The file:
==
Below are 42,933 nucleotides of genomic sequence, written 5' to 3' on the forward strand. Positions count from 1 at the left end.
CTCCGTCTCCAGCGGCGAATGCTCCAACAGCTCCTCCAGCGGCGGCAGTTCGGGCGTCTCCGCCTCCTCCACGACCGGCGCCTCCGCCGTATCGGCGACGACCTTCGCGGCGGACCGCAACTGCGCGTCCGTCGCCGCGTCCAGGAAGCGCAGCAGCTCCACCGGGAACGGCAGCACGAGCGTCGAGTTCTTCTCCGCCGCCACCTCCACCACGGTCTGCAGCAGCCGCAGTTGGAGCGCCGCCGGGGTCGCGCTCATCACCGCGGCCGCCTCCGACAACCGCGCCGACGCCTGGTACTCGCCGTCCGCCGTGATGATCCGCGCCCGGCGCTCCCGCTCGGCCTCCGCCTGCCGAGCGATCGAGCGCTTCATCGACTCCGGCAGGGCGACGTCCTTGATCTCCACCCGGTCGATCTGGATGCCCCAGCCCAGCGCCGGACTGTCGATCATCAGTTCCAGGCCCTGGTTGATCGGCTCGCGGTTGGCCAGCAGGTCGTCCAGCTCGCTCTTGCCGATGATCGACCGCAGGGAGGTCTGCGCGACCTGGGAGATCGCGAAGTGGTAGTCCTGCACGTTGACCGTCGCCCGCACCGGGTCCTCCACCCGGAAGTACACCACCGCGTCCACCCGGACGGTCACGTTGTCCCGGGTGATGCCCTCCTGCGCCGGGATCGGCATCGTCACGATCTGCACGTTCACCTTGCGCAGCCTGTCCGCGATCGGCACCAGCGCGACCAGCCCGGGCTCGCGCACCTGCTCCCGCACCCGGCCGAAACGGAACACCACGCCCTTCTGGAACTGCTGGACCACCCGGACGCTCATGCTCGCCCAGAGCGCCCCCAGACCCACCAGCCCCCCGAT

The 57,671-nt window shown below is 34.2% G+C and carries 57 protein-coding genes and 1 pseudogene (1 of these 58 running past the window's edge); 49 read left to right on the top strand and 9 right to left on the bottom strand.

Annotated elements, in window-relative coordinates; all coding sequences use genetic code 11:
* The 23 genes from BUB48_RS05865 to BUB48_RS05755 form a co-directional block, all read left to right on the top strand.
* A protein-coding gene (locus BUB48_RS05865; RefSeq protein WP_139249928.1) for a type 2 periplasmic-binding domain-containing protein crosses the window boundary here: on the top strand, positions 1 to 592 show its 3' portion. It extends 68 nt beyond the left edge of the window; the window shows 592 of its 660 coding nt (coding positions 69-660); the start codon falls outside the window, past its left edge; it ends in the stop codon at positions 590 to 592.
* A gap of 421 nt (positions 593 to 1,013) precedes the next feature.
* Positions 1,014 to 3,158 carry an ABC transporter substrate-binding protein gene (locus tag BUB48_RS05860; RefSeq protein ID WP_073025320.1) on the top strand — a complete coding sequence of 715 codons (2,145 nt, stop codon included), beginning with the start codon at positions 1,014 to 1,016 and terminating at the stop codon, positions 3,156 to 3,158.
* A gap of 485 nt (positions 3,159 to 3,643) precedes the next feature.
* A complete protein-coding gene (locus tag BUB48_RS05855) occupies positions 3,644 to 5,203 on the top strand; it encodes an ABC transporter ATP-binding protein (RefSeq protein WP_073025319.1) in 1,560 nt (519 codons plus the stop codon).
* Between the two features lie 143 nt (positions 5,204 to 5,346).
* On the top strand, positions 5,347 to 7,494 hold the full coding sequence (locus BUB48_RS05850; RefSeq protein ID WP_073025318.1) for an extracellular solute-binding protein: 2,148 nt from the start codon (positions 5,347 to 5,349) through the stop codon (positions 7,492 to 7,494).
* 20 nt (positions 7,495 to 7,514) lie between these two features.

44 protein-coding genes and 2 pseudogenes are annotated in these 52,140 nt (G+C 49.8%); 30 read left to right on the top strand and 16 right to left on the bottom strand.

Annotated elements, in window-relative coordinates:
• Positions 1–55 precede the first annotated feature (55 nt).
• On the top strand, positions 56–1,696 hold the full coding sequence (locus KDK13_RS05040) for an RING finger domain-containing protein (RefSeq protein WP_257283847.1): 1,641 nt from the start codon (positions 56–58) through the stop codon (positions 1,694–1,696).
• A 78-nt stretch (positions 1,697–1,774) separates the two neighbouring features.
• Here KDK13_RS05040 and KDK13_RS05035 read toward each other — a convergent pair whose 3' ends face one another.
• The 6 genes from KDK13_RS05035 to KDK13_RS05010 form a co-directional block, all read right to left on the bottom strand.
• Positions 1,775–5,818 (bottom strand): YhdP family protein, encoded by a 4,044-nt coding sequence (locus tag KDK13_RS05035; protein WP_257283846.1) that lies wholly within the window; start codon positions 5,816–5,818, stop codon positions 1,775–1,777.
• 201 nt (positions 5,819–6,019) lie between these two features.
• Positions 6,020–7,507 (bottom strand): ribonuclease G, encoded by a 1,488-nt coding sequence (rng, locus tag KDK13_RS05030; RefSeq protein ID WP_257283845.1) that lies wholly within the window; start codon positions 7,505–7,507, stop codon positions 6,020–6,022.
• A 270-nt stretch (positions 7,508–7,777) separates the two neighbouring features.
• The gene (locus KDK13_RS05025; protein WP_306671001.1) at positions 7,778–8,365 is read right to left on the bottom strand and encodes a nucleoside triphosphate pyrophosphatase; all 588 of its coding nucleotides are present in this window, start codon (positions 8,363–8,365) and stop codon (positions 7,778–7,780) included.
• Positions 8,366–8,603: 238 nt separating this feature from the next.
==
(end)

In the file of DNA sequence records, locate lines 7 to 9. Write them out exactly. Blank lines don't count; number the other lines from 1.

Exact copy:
* A gap of 421 nt (positions 593 to 1,013) precedes the next feature.
* Positions 1,014 to 3,158 carry an ABC transporter substrate-binding protein gene (locus tag BUB48_RS05860; RefSeq protein ID WP_073025320.1) on the top strand — a complete coding sequence of 715 codons (2,145 nt, stop codon included), beginning with the start codon at positions 1,014 to 1,016 and terminating at the stop codon, positions 3,156 to 3,158.
* A gap of 485 nt (positions 3,159 to 3,643) precedes the next feature.